Get to know the 7 Street SW Cycle Track

Education Day along the 7 Street SW Cycle Track (photo: City of Calgary)

Education Day along the 7 Street SW Cycle Track (photo: City of Calgary)

The 7 Street S.W. cycle track opened at the beginning of July and is getting well-used by all levels of cyclists. From youth to adults, couriers to commuters, even parents towing kids in bike trailers; Calgarians are bicycling in Calgary’s first downtown cycle track.

A cycle track is an enhanced bike lane that is protected by a physical barrier from moving cars, parked cars and sidewalks.

The City created a guide that explains the new features for motorists, bicyclists and pedestrians. The full guide can be found at:

The cycle track runs along the east side of 7 St. S.W. between the Bow River Pathway and 8 Ave. Bicyclists can travel both north and south along the cycle track, while 7 St. S.W. is now a one-way southbound street for cars, north of 4 Ave.

Green pavement along the route highlights
potential areas of conflict between motorists and bicyclists. It is typically installed at intersections, alleys and driveways. Be aware of others on the sidewalk, cycle track and roadway in these areas.

Bicyclists and motorists should use courtesy at intersections with stop signs. Come to a complete stop and yield to traffic that has arrived before you and traffic that has the right-of-way.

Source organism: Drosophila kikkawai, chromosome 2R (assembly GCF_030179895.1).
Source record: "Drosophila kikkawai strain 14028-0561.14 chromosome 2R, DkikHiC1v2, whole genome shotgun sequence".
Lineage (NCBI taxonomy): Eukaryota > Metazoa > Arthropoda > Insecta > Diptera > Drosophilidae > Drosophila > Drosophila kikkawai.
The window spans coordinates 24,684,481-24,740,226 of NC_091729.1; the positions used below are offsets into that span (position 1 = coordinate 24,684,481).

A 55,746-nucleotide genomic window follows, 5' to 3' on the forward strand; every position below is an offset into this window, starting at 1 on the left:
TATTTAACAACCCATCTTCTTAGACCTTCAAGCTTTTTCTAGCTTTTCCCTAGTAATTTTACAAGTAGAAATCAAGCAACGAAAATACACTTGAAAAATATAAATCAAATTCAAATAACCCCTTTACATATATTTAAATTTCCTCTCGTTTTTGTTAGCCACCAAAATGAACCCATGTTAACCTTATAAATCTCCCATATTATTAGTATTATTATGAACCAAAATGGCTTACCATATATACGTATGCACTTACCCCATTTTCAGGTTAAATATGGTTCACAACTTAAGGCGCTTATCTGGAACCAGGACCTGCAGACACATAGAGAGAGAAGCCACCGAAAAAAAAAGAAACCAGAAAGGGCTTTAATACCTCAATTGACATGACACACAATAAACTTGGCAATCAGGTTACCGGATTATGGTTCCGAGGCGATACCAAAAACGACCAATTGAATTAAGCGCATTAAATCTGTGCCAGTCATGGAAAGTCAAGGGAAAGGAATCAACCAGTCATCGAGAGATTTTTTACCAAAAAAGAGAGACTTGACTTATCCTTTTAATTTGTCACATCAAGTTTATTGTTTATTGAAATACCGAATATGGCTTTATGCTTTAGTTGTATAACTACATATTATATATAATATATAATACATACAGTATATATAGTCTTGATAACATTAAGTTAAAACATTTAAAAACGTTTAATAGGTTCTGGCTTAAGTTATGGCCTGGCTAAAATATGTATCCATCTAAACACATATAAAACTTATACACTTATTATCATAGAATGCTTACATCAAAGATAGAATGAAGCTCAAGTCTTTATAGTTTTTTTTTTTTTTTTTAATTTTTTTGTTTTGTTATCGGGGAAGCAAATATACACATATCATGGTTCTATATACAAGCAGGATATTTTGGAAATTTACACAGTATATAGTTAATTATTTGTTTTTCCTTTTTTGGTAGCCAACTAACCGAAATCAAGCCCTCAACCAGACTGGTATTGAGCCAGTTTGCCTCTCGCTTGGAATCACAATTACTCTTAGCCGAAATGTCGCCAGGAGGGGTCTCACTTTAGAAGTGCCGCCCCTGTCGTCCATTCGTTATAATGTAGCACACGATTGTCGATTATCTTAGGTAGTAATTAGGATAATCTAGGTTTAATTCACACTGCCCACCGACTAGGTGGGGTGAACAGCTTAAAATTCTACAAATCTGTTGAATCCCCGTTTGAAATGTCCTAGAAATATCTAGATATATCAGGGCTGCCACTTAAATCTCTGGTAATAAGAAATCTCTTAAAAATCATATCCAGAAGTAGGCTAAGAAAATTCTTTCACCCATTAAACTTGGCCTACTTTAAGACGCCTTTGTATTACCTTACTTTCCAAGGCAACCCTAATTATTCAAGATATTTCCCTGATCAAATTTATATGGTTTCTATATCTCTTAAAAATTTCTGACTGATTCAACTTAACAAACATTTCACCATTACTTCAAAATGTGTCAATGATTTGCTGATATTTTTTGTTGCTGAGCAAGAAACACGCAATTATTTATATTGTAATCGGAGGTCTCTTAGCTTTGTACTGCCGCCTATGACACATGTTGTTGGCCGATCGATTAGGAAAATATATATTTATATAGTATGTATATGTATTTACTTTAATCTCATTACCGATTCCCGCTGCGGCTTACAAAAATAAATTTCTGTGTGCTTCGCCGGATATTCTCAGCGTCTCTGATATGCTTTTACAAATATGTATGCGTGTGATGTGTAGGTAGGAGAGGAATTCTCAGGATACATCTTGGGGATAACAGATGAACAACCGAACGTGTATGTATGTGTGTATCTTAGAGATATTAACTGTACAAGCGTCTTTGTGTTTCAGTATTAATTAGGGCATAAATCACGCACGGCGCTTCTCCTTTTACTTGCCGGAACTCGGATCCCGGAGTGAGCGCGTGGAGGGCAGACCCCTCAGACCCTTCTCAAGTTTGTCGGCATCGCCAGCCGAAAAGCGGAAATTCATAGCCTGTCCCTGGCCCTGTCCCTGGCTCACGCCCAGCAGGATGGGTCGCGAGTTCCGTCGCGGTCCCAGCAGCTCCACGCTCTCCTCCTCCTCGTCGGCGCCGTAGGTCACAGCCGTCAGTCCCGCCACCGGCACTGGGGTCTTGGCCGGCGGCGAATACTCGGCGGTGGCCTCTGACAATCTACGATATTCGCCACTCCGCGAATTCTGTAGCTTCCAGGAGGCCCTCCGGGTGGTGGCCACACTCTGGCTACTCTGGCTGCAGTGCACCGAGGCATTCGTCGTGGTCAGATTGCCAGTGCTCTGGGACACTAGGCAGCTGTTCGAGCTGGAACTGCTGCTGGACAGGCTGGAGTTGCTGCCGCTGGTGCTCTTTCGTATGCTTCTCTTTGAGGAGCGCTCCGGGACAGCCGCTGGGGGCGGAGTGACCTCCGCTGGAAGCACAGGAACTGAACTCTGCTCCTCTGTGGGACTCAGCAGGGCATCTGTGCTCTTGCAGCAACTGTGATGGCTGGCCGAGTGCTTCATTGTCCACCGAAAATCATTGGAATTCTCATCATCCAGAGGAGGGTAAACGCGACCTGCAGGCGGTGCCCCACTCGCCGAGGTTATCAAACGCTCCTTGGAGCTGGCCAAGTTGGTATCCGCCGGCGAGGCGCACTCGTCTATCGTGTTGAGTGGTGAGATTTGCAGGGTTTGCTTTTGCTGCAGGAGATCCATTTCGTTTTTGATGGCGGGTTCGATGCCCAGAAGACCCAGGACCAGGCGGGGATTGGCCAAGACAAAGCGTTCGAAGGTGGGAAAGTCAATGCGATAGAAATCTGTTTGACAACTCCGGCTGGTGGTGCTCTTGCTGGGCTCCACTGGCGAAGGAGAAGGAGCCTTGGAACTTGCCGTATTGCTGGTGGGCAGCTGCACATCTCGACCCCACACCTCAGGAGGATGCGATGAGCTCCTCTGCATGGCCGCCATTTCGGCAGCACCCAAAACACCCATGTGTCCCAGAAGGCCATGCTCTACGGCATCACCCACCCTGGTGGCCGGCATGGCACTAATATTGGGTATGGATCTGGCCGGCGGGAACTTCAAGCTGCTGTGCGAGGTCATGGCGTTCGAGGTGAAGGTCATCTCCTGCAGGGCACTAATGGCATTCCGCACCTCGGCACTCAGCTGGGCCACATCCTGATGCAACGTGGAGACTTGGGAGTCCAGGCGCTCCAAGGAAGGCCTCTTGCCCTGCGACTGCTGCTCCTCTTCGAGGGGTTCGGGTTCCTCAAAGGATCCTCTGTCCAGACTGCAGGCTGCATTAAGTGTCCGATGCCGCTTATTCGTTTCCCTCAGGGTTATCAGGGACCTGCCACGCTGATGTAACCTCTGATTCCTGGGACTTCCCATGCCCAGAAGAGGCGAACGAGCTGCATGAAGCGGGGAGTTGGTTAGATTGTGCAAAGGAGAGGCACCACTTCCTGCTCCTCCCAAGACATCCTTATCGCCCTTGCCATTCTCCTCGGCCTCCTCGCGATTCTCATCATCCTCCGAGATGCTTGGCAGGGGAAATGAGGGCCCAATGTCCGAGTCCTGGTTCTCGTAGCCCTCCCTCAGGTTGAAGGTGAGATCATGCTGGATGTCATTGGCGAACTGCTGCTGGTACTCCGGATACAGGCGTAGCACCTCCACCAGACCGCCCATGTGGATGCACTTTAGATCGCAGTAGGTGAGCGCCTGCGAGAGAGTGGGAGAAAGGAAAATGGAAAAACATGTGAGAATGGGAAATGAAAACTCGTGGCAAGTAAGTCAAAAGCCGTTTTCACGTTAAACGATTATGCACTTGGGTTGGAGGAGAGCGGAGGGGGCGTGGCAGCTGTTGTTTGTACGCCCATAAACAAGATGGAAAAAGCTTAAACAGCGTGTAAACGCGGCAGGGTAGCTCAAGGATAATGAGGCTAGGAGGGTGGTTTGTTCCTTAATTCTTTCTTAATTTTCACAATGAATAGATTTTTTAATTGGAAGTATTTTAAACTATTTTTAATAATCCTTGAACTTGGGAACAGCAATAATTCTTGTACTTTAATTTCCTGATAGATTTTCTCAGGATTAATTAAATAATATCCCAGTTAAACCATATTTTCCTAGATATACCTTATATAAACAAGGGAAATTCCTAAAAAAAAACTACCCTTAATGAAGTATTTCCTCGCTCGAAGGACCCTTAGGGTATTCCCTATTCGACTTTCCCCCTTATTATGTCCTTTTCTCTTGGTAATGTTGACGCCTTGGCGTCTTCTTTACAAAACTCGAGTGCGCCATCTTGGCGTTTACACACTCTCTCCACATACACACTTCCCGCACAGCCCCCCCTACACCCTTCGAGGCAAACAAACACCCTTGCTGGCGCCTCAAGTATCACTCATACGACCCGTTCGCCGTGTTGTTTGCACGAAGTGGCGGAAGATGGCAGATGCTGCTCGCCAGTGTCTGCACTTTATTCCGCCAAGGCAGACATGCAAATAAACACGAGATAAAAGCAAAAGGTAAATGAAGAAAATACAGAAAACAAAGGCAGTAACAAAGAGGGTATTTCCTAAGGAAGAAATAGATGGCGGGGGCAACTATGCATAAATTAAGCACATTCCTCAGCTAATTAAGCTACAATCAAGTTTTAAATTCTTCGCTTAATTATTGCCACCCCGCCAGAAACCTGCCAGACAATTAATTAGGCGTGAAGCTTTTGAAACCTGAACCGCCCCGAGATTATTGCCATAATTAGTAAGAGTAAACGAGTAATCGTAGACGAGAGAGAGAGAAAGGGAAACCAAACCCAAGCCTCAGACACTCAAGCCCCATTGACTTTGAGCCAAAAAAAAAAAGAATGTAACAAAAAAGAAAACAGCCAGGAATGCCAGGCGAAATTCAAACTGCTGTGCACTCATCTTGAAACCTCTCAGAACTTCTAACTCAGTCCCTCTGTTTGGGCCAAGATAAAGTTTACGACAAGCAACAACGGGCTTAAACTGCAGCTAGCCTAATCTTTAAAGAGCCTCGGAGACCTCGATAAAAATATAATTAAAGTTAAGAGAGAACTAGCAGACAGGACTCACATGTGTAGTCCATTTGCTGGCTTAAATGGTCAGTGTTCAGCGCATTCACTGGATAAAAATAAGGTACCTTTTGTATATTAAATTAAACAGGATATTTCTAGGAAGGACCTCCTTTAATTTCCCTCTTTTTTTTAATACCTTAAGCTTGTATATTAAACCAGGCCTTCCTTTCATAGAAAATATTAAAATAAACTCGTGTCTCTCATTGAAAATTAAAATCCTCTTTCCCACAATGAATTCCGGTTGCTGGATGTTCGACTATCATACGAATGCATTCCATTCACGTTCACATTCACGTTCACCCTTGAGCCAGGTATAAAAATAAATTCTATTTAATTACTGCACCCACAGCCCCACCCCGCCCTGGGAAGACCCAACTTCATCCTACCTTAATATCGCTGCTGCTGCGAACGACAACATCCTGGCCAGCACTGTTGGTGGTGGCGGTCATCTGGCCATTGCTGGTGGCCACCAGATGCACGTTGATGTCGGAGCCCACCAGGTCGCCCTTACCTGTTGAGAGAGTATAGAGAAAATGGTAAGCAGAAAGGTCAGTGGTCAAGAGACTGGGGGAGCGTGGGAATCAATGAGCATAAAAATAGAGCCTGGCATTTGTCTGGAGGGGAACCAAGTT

• Motorists are not allowed to drive or park in the cycle track. In some cases, bicyclists may need to ride outside of the cycle track to prepare to turn or to access a building. It is legal for bicyclists to ride with traffic on this street.
  • Motorists have a new “no left on red” signal from 4 and 6 Avenue to reduce conflict because7 Street has two-way bike traffic.
  • At 5 Avenue S.W., a dedicated signal has been installed to remove conflicts between bicyclists and left turning motorists. Bicyclists exiting the cycle track to go eastbound need to yield to pedestrians in the crosswalk.
  • Bicyclists need to remember that although the cycle track provides increased protection, you still need to be alert and pay attention when riding, especially when crossing alleys, driveways and intersections.
  • Pedestrians should cross the street at signalized intersections. Walking along the cycle track is not allowed. If you need to cross the cycle track to access a parked vehicle, look both ways and yield to bike traffic.

Creating Connections

The City is actively planning a network of cycle tracks through Centre City to make bicycling a safer and more attractive transportation option, encouraging people who want to ride but have concerns about riding with traffic.
The next cycle track is scheduled to open in Summer 2014. Learn about the process of route selection and provide your input at

Riding Bicycles Through the Cold Season

Join thousands of Calgarians who ride their bicycle year-round. You don’t have to do it every day, but whenever you’d be comfortable walking, you can also be comfortable riding.
Even snow and sub-zero temperatures can be overcome. Proper clothing is important, and, depending on your level of comfort and commitment, you might consider adapting your bike for riding on snowy and icy roads and paths. To learn more about winter cycling in Calgary, visit:

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